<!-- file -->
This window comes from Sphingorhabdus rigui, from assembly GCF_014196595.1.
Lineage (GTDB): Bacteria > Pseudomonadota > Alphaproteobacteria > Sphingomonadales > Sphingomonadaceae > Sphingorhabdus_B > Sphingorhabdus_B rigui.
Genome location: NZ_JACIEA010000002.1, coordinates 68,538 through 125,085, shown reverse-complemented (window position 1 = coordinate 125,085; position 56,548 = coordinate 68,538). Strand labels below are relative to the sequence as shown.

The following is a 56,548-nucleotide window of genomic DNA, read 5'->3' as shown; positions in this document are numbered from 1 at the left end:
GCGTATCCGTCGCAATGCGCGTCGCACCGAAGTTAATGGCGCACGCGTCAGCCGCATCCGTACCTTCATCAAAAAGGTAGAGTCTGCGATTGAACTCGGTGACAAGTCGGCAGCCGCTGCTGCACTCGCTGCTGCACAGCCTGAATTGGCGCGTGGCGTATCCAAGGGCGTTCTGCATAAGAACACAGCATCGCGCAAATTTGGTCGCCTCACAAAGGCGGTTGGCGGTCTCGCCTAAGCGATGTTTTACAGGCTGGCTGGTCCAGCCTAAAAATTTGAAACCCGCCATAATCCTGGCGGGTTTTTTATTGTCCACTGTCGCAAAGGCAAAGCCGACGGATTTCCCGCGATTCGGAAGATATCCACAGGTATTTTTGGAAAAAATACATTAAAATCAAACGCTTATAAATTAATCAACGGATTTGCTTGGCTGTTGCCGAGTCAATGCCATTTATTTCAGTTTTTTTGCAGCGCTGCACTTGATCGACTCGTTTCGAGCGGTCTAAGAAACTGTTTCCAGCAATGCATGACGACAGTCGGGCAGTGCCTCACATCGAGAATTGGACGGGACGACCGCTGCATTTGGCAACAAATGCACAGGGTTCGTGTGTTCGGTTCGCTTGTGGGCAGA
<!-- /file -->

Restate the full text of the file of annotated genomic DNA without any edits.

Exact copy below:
This window comes from Sphingorhabdus rigui, from assembly GCF_014196595.1.
Lineage (GTDB): Bacteria > Pseudomonadota > Alphaproteobacteria > Sphingomonadales > Sphingomonadaceae > Sphingorhabdus_B > Sphingorhabdus_B rigui.
Genome location: NZ_JACIEA010000002.1, coordinates 68,538 through 125,085, shown reverse-complemented (window position 1 = coordinate 125,085; position 56,548 = coordinate 68,538). Strand labels below are relative to the sequence as shown.

The following is a 56,548-nucleotide window of genomic DNA, read 5'->3' as shown; positions in this document are numbered from 1 at the left end:
GCGTATCCGTCGCAATGCGCGTCGCACCGAAGTTAATGGCGCACGCGTCAGCCGCATCCGTACCTTCATCAAAAAGGTAGAGTCTGCGATTGAACTCGGTGACAAGTCGGCAGCCGCTGCTGCACTCGCTGCTGCACAGCCTGAATTGGCGCGTGGCGTATCCAAGGGCGTTCTGCATAAGAACACAGCATCGCGCAAATTTGGTCGCCTCACAAAGGCGGTTGGCGGTCTCGCCTAAGCGATGTTTTACAGGCTGGCTGGTCCAGCCTAAAAATTTGAAACCCGCCATAATCCTGGCGGGTTTTTTATTGTCCACTGTCGCAAAGGCAAAGCCGACGGATTTCCCGCGATTCGGAAGATATCCACAGGTATTTTTGGAAAAAATACATTAAAATCAAACGCTTATAAATTAATCAACGGATTTGCTTGGCTGTTGCCGAGTCAATGCCATTTATTTCAGTTTTTTTGCAGCGCTGCACTTGATCGACTCGTTTCGAGCGGTCTAAGAAACTGTTTCCAGCAATGCATGACGACAGTCGGGCAGTGCCTCACATCGAGAATTGGACGGGACGACCGCTGCATTTGGCAACAAATGCACAGGGTTCGTGTGTTCGGTTCGCTTGTGGGCAGA